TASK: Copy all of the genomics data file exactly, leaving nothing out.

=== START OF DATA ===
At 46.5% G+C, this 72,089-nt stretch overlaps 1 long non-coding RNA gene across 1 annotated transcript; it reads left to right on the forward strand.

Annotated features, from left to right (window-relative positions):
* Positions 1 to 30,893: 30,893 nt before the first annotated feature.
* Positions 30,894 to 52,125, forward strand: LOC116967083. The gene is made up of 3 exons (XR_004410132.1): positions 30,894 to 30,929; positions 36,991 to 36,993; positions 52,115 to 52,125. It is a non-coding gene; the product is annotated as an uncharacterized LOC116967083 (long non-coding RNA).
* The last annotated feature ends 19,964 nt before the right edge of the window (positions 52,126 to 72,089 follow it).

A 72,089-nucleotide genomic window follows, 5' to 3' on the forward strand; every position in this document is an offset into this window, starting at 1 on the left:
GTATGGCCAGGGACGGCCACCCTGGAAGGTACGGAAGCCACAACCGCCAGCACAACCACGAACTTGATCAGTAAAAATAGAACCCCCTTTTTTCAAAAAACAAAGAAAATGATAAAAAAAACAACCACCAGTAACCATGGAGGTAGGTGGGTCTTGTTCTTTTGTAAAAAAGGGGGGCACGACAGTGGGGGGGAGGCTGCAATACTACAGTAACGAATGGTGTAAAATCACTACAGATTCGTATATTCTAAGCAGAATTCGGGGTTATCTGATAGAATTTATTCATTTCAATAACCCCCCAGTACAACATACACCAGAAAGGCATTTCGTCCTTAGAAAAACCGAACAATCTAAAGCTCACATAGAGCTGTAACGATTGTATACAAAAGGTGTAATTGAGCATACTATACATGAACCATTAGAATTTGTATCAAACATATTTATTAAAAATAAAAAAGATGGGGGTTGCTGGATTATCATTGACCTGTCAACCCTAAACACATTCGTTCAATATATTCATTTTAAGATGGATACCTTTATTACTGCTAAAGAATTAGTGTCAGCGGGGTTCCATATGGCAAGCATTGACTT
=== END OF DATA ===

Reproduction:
At 46.5% G+C, this 72,089-nt stretch overlaps 1 long non-coding RNA gene across 1 annotated transcript; it reads left to right on the forward strand.

Annotated features, from left to right (window-relative positions):
* Positions 1 to 30,893: 30,893 nt before the first annotated feature.
* Positions 30,894 to 52,125, forward strand: LOC116967083. The gene is made up of 3 exons (XR_004410132.1): positions 30,894 to 30,929; positions 36,991 to 36,993; positions 52,115 to 52,125. It is a non-coding gene; the product is annotated as an uncharacterized LOC116967083 (long non-coding RNA).
* The last annotated feature ends 19,964 nt before the right edge of the window (positions 52,126 to 72,089 follow it).

A 72,089-nucleotide genomic window follows, 5' to 3' on the forward strand; every position in this document is an offset into this window, starting at 1 on the left:
GTATGGCCAGGGACGGCCACCCTGGAAGGTACGGAAGCCACAACCGCCAGCACAACCACGAACTTGATCAGTAAAAATAGAACCCCCTTTTTTCAAAAAACAAAGAAAATGATAAAAAAAACAACCACCAGTAACCATGGAGGTAGGTGGGTCTTGTTCTTTTGTAAAAAAGGGGGGCACGACAGTGGGGGGGAGGCTGCAATACTACAGTAACGAATGGTGTAAAATCACTACAGATTCGTATATTCTAAGCAGAATTCGGGGTTATCTGATAGAATTTATTCATTTCAATAACCCCCCAGTACAACATACACCAGAAAGGCATTTCGTCCTTAGAAAAACCGAACAATCTAAAGCTCACATAGAGCTGTAACGATTGTATACAAAAGGTGTAATTGAGCATACTATACATGAACCATTAGAATTTGTATCAAACATATTTATTAAAAATAAAAAAGATGGGGGTTGCTGGATTATCATTGACCTGTCAACCCTAAACACATTCGTTCAATATATTCATTTTAAGATGGATACCTTTATTACTGCTAAAGAATTAGTGTCAGCGGGGTTCCATATGGCAAGCATTGACTT